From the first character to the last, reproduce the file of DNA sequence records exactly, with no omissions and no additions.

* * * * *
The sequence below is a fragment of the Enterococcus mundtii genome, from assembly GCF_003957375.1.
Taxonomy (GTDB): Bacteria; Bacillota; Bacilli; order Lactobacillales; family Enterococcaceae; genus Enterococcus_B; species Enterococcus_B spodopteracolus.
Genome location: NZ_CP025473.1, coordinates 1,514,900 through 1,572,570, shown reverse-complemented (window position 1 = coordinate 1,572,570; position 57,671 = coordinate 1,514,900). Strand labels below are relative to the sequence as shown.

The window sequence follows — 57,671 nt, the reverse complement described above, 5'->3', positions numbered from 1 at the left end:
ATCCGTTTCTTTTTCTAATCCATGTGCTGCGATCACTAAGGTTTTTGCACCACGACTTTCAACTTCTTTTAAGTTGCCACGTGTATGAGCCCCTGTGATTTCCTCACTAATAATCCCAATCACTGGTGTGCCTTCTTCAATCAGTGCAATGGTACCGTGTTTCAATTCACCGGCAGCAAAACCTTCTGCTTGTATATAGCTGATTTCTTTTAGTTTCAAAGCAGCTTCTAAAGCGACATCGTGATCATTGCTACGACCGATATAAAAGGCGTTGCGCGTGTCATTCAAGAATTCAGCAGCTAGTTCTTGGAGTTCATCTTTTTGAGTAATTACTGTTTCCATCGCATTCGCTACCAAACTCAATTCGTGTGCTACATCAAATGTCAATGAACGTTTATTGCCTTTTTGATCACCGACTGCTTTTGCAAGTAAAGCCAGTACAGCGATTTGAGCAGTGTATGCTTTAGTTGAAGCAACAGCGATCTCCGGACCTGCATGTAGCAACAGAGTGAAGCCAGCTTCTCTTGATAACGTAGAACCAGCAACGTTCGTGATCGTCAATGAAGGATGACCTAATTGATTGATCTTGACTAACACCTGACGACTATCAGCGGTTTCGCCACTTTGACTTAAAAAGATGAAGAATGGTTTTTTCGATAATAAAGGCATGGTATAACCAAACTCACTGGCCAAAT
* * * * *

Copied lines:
The sequence below is a fragment of the Enterococcus mundtii genome, from assembly GCF_003957375.1.
Taxonomy (GTDB): Bacteria; Bacillota; Bacilli; order Lactobacillales; family Enterococcaceae; genus Enterococcus_B; species Enterococcus_B spodopteracolus.
Genome location: NZ_CP025473.1, coordinates 1,514,900 through 1,572,570, shown reverse-complemented (window position 1 = coordinate 1,572,570; position 57,671 = coordinate 1,514,900). Strand labels below are relative to the sequence as shown.

The window sequence follows — 57,671 nt, the reverse complement described above, 5'->3', positions numbered from 1 at the left end:
ATCCGTTTCTTTTTCTAATCCATGTGCTGCGATCACTAAGGTTTTTGCACCACGACTTTCAACTTCTTTTAAGTTGCCACGTGTATGAGCCCCTGTGATTTCCTCACTAATAATCCCAATCACTGGTGTGCCTTCTTCAATCAGTGCAATGGTACCGTGTTTCAATTCACCGGCAGCAAAACCTTCTGCTTGTATATAGCTGATTTCTTTTAGTTTCAAAGCAGCTTCTAAAGCGACATCGTGATCATTGCTACGACCGATATAAAAGGCGTTGCGCGTGTCATTCAAGAATTCAGCAGCTAGTTCTTGGAGTTCATCTTTTTGAGTAATTACTGTTTCCATCGCATTCGCTACCAAACTCAATTCGTGTGCTACATCAAATGTCAATGAACGTTTATTGCCTTTTTGATCACCGACTGCTTTTGCAAGTAAAGCCAGTACAGCGATTTGAGCAGTGTATGCTTTAGTTGAAGCAACAGCGATCTCCGGACCTGCATGTAGCAACAGAGTGAAGCCAGCTTCTCTTGATAACGTAGAACCAGCAACGTTCGTGATCGTCAATGAAGGATGACCTAATTGATTGATCTTGACTAACACCTGACGACTATCAGCGGTTTCGCCACTTTGACTTAAAAAGATGAAGAATGGTTTTTTCGATAATAAAGGCATGGTATAACCAAACTCACTGGCCAAAT